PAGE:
When I arrived at the Reserved Seating at 3:45, a Confraternity Queen Bee, resplendent in Prada, seated me between two of these Veteran Ladies. And throughout the ceremony they leaned and pitched, sighed and fidgeted, both of them deeply envious of the tiny slice of view I had of the high altar and the video screen mounted on a pillar nearby, a live feed from the TV broadcast. The woman from Pamplona was the most shameless. She couldn´t see the screen from her seat, so she practically laid her head in my bosom in her anxiety not to miss a single moment of the Door-Closing Ceremony going on invisibly a few yards from where we sat.
The Cordobesa to my right made full use of the moments when we stood up or knelt, to spread herself and her possessions over the pew. Each time I sat again she recollected her handbag and coattails and thighs, with heavy sighs. I believe these two beatas wanted me to give up and flee to the comfort of the nearest bar, where the TV broadcast could be seen un-interrupted. But I wasn´t going to give them the satisfaction. They´ve seen all this before. I hadn´t. Way too many times have I let this kind of old Spanish lady go ahead of me in the checkout line at Supermercado Lupa, only to have her step aside to admit several of her friends and family members in front of me, with cartloads of purchases.
Spanish old ladies don´t watch football. Jostling for Position is their contact sport. (They are never too old or frail. I saw one once drive her wheelchair full-speed into the front of a queue for goat cheese at a Renaissance Faire in Benavente). So this day in Santiago was their collective comeuppance. This was MY slice of pew, and I wasn´t giving it up to the Spider-women.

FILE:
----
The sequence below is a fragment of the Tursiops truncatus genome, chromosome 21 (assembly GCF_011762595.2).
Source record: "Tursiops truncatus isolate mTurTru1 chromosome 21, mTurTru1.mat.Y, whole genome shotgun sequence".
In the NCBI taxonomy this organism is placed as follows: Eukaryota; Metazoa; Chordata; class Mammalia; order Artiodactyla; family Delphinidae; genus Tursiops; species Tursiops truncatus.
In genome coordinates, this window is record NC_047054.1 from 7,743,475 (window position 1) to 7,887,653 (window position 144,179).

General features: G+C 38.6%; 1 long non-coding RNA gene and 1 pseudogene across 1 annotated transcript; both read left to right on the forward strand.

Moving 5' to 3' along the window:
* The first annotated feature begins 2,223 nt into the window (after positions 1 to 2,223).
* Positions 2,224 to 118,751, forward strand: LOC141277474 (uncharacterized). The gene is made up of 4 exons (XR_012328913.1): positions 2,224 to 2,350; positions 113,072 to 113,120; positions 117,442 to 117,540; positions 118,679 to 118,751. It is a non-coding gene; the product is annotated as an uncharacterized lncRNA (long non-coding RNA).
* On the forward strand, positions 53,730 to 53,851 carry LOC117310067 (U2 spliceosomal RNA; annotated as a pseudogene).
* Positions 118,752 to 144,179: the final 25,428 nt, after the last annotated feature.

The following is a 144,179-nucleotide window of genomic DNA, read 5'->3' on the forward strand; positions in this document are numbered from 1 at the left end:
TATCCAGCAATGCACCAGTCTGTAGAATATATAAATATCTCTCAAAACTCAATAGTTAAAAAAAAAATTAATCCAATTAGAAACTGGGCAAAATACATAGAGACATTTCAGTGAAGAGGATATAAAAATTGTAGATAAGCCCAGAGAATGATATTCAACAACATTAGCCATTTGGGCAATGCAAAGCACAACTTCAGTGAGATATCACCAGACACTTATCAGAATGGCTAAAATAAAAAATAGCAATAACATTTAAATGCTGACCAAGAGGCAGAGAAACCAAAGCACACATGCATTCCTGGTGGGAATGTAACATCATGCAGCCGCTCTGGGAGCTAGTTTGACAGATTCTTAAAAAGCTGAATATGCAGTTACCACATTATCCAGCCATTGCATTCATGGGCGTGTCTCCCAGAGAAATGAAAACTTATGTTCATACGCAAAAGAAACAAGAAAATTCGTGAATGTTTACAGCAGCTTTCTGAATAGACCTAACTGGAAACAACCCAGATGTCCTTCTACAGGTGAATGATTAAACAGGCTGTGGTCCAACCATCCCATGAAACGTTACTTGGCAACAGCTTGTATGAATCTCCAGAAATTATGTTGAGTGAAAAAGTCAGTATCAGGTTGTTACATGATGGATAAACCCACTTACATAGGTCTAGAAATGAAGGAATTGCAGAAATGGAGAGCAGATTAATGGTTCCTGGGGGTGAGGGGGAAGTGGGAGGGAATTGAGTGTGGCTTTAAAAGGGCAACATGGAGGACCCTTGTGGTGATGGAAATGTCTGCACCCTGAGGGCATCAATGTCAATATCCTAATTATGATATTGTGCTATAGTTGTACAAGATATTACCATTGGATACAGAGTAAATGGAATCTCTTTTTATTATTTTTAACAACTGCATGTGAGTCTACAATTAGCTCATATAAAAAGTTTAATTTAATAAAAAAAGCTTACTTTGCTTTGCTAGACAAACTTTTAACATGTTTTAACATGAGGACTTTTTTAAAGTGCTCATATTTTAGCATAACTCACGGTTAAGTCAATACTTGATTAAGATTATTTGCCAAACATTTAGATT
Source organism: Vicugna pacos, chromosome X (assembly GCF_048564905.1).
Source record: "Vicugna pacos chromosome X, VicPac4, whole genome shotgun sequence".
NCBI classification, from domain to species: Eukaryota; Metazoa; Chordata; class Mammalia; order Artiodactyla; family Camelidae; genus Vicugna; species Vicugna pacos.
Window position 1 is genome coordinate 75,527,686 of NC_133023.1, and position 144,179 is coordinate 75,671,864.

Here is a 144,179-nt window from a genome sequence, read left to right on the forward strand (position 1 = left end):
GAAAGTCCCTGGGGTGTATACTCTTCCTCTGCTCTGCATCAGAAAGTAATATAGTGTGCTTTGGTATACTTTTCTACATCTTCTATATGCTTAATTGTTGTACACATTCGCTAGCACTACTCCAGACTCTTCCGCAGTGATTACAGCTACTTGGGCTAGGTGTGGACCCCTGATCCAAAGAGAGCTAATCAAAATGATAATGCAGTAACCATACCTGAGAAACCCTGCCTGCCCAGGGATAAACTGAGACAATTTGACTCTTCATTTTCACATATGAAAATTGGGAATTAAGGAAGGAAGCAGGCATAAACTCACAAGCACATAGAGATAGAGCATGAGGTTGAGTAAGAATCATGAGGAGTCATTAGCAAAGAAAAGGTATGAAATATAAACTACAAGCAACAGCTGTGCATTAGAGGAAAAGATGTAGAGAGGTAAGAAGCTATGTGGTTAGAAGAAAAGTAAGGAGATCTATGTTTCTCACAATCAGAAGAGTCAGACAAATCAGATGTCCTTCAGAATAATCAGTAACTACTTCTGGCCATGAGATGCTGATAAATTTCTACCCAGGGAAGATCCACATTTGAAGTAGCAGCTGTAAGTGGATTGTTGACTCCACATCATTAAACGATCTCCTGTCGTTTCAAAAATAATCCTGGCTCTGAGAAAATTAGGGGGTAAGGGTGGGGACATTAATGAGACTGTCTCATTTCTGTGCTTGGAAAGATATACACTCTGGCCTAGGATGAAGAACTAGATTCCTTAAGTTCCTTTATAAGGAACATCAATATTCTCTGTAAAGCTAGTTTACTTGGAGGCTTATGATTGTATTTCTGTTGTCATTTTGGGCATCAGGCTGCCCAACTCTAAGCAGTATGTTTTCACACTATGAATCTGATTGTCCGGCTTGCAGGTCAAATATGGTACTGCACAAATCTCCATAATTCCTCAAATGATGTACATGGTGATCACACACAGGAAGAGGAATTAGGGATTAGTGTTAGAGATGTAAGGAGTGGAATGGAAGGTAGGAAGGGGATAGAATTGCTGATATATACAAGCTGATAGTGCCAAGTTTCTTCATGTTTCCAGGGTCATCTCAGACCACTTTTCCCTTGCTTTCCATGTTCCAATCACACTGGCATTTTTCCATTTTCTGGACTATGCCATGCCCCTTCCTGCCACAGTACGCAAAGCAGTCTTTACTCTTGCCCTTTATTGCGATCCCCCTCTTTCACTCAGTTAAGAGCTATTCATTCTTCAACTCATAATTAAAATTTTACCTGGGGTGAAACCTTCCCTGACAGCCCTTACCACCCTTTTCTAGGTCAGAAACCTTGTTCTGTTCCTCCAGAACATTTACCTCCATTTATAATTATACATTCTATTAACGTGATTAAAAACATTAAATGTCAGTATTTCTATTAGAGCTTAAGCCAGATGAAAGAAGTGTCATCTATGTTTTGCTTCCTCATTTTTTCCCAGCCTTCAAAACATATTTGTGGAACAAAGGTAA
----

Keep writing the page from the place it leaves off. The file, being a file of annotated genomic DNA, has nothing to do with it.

A bit of hubbub arose from the pew behind us. Prada Woman discovered two young interlopers in a Members Only pew. They were pilgrims, freshly arrived, just in time for the Mass. They were scared. I turned and told the Queen Bee the youngsters could have our seats, seeing as they were real pilgrims. Rather than take on the unnamed “us,” she buzzed off and left them where they were.
The Pamplonesa to my left looked at me from her upturned nose. “I am a pilgrim!” she said. She turned around and asked the youngsters where they´d started their pilgrimage.
“Sarria,” they said. “Four and a half days ago.”
The woman sniffed. “I did the entire Camino del Norte three times,” she told them. “You don´t even start feeling like a pilgrim until you´ve walked at least a week. Don´t tell people you are a pilgrim if you only walked four days.”